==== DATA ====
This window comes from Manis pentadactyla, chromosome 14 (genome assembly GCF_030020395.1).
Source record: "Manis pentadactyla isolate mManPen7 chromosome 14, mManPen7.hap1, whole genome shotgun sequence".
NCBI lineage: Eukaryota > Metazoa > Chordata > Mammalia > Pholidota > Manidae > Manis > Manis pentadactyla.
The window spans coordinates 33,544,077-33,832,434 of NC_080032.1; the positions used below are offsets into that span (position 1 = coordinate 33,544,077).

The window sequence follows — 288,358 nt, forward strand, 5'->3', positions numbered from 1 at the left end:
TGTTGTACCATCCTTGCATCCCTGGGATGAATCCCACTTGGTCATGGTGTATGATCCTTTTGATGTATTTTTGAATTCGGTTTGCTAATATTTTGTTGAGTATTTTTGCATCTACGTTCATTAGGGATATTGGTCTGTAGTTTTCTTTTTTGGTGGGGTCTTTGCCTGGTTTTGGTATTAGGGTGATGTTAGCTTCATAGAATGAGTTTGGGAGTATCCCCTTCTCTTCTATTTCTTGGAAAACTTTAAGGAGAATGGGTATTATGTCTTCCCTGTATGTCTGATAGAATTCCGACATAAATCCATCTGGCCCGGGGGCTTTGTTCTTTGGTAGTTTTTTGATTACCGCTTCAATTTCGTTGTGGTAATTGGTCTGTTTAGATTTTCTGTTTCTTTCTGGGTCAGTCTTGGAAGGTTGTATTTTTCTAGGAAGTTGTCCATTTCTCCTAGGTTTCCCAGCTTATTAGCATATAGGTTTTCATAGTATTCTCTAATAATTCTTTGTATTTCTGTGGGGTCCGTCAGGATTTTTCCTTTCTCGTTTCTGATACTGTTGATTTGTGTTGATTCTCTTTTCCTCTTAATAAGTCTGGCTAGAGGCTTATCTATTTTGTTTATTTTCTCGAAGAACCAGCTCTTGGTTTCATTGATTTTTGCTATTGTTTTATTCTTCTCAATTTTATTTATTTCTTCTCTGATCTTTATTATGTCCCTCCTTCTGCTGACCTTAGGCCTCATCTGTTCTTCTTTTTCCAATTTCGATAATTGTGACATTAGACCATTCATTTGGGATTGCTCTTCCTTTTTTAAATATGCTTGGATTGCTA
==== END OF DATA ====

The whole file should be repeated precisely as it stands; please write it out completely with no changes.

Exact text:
This window comes from Manis pentadactyla, chromosome 14 (genome assembly GCF_030020395.1).
Source record: "Manis pentadactyla isolate mManPen7 chromosome 14, mManPen7.hap1, whole genome shotgun sequence".
NCBI lineage: Eukaryota > Metazoa > Chordata > Mammalia > Pholidota > Manidae > Manis > Manis pentadactyla.
The window spans coordinates 33,544,077-33,832,434 of NC_080032.1; the positions used below are offsets into that span (position 1 = coordinate 33,544,077).

The window sequence follows — 288,358 nt, forward strand, 5'->3', positions numbered from 1 at the left end:
TGTTGTACCATCCTTGCATCCCTGGGATGAATCCCACTTGGTCATGGTGTATGATCCTTTTGATGTATTTTTGAATTCGGTTTGCTAATATTTTGTTGAGTATTTTTGCATCTACGTTCATTAGGGATATTGGTCTGTAGTTTTCTTTTTTGGTGGGGTCTTTGCCTGGTTTTGGTATTAGGGTGATGTTAGCTTCATAGAATGAGTTTGGGAGTATCCCCTTCTCTTCTATTTCTTGGAAAACTTTAAGGAGAATGGGTATTATGTCTTCCCTGTATGTCTGATAGAATTCCGACATAAATCCATCTGGCCCGGGGGCTTTGTTCTTTGGTAGTTTTTTGATTACCGCTTCAATTTCGTTGTGGTAATTGGTCTGTTTAGATTTTCTGTTTCTTTCTGGGTCAGTCTTGGAAGGTTGTATTTTTCTAGGAAGTTGTCCATTTCTCCTAGGTTTCCCAGCTTATTAGCATATAGGTTTTCATAGTATTCTCTAATAATTCTTTGTATTTCTGTGGGGTCCGTCAGGATTTTTCCTTTCTCGTTTCTGATACTGTTGATTTGTGTTGATTCTCTTTTCCTCTTAATAAGTCTGGCTAGAGGCTTATCTATTTTGTTTATTTTCTCGAAGAACCAGCTCTTGGTTTCATTGATTTTTGCTATTGTTTTATTCTTCTCAATTTTATTTATTTCTTCTCTGATCTTTATTATGTCCCTCCTTCTGCTGACCTTAGGCCTCATCTGTTCTTCTTTTTCCAATTTCGATAATTGTGACATTAGACCATTCATTTGGGATTGCTCTTCCTTTTTTAAATATGCTTGGATTGCTA